Davis v. Old Dominion Freight Line, Inc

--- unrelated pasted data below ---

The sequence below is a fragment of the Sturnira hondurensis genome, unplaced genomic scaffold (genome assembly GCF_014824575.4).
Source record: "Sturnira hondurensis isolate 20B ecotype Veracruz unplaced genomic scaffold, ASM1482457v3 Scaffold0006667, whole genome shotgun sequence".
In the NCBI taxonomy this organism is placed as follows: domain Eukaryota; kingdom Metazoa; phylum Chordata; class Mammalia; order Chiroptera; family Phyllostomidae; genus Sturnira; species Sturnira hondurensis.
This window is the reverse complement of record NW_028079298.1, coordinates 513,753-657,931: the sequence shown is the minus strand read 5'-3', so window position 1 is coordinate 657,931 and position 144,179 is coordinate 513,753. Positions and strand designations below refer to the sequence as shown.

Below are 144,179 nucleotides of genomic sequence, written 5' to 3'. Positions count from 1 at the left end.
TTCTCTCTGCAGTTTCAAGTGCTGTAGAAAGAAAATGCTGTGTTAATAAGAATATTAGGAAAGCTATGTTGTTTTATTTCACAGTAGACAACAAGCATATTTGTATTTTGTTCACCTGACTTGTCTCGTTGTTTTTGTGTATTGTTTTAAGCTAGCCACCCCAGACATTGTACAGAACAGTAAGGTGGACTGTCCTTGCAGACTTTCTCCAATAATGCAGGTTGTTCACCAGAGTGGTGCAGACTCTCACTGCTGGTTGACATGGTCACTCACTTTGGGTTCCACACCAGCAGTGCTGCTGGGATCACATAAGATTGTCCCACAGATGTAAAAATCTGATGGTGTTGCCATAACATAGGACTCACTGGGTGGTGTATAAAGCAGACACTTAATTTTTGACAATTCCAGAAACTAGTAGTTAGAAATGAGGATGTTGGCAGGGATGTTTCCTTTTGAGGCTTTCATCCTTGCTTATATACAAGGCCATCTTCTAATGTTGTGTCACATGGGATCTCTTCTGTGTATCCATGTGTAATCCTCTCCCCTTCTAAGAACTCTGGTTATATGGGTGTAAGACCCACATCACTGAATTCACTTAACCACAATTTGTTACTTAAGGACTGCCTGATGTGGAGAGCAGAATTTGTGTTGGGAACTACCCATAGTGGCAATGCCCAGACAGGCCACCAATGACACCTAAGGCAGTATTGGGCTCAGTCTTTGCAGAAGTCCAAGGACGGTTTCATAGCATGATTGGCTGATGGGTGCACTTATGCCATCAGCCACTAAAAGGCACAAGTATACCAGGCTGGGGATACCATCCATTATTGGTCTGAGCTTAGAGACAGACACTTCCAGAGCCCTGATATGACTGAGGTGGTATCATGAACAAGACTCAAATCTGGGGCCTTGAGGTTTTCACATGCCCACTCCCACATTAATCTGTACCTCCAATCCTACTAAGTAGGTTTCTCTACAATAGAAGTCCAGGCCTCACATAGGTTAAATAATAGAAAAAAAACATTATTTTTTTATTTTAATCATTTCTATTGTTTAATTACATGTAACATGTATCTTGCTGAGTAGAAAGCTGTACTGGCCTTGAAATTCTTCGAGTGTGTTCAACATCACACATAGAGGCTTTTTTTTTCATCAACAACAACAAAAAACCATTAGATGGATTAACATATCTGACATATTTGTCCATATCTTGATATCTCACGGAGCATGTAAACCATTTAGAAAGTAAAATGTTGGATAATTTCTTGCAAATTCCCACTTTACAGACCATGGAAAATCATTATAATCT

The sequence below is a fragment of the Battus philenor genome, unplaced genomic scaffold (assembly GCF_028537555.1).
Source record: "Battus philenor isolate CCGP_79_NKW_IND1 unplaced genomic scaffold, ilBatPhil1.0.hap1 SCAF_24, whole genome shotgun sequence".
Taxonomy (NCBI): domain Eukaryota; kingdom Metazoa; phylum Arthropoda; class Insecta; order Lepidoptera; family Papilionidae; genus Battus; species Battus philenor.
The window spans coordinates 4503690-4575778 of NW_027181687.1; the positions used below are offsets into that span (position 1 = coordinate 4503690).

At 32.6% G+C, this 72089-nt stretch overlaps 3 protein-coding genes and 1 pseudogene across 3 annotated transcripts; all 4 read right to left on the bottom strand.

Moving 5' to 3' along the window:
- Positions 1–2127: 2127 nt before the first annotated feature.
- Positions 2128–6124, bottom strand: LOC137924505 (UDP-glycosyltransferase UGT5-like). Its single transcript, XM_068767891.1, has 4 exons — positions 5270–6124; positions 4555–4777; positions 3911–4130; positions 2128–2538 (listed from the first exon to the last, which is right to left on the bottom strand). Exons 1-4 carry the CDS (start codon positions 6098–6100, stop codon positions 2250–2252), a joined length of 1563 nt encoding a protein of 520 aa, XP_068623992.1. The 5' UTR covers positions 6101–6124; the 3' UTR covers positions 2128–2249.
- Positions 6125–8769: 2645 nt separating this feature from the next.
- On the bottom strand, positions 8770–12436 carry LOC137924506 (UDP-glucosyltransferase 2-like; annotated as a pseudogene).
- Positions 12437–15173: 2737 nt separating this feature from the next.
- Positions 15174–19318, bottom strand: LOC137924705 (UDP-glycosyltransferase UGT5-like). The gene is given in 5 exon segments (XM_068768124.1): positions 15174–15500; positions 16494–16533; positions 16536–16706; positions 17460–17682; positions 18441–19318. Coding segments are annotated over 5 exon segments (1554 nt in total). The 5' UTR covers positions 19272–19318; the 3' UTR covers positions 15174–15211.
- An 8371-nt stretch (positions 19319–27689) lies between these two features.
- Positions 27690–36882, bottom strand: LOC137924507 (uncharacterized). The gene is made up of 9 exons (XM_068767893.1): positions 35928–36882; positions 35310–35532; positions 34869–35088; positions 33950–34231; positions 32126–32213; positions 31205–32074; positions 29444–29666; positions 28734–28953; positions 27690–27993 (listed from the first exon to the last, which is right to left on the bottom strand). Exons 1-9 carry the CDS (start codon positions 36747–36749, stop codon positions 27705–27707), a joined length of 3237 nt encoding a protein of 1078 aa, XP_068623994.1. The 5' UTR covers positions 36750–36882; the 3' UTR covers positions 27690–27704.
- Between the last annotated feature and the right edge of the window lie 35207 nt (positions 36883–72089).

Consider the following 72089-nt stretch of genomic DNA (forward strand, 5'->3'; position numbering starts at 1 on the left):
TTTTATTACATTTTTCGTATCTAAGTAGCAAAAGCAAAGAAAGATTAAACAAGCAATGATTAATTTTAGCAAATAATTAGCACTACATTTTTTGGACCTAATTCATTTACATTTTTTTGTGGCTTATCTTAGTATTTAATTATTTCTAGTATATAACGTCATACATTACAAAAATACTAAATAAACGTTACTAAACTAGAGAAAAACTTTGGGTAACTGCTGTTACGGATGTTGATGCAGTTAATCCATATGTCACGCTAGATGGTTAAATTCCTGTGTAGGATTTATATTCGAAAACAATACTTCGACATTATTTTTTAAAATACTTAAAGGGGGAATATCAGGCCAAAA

In Davis v. Old Dominion Freight Line, Inc., 69 Ark. App. 74, 13 S.W.3d 171 (2000), aff'd 341 Ark. 751, 20 S.W.3d 326 (2000), the Court held that enactment of section 11-9-102 did not repeal case law regarding the issue of independent intervening cause, and that if a causal connection exists between a primary compensable injury and the subsequent disability, there is no independent intervening cause unless the subsequent disability is triggered by activity of the claimant that is unreasonable under the circumstances. The claimant in Davis had undergone ankle surgery for a compensable work-related injury; his healing process was delayed by an incident in which he stepped awkwardly to avoid stepping on his two-year-old niece. The Commission held that the incident was an independent intervening cause, which of its own accord precluded Davis's claim for additional medical treatment. The Court reversed and remanded the case for fact-finding in accordance with the standard set forth in Guidry v. J & R Eads Constr. Co., supra, and Georgia-Pacific Corp. v. Carter, 62 Ark. App. 162, 969 S.W.2d 677 (1998), that is, for determination of whether the requisite causal connection existed and, if it did, whether the disruption of the healing process of Davis's primary injury was caused by conduct that was unreasonable under the circumstances. In Davis v. Old Dominion Freight Line, Inc., 341 Ark. 751, 20 S.W.3d 326 (2000), the supreme court reversed the Commission and affirmed our holding that the statutory language of Ark. Code Ann. 11-9-102 regarding independent intervening cause tracked the language in prior case law and left intact case law regarding "unreasonableness." The following excerpt from the supreme court's decision is pertinent to the present case: "Moreover, we must assume that the legislature was aware of Guidry when it enacted section 11-9-102(5)(F)(iii), and of Georgia Pacific v. Carter, 62 Ark. App. 162, 969 S.W.2d 677 (1998), when it recently enacted amendments to the Workers' Compensation Act in 1999. The legislature simply elected not to change existing law regarding independent intervening causes. In the absence of a statutory definition of independent intervening cause, we conclude that the legislature adopted the legal standard established and applied in prior Commission decisions and case law." (341 Ark. at 757, 20 S.W.3d at 330.)